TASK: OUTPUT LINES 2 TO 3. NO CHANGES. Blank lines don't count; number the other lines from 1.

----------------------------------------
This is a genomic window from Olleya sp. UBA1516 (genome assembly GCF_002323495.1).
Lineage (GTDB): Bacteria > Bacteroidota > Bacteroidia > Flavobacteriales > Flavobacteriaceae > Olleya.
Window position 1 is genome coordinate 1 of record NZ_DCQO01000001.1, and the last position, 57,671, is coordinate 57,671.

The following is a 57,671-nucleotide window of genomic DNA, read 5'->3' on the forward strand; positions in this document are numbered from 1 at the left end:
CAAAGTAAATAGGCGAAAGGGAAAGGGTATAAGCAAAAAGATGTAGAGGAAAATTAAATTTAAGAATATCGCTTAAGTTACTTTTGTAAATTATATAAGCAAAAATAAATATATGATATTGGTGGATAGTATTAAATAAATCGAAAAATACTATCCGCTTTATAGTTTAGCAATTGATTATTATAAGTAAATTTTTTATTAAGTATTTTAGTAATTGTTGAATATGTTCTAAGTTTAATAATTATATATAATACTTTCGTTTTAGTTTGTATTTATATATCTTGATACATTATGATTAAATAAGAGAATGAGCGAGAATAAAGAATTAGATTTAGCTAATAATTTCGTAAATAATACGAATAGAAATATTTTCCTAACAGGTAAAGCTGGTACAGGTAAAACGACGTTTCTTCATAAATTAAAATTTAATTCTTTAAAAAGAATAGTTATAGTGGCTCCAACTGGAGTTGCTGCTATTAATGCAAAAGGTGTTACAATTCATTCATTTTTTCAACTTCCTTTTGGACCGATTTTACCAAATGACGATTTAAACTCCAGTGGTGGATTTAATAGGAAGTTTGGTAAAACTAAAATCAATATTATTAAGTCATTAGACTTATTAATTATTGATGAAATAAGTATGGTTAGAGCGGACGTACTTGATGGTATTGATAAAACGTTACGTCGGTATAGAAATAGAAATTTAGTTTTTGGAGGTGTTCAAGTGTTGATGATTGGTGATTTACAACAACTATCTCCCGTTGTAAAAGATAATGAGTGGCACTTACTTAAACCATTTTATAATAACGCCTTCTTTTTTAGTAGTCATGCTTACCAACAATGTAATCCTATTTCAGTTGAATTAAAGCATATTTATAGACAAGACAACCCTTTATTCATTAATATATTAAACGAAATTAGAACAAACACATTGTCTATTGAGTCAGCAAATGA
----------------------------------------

Lineage (GTDB): Bacteria > Bacteroidota > Bacteroidia > Flavobacteriales > Flavobacteriaceae > Olleya.
Window position 1 is genome coordinate 1 of record NZ_DCQO01000001.1, and the last position, 57,671, is coordinate 57,671.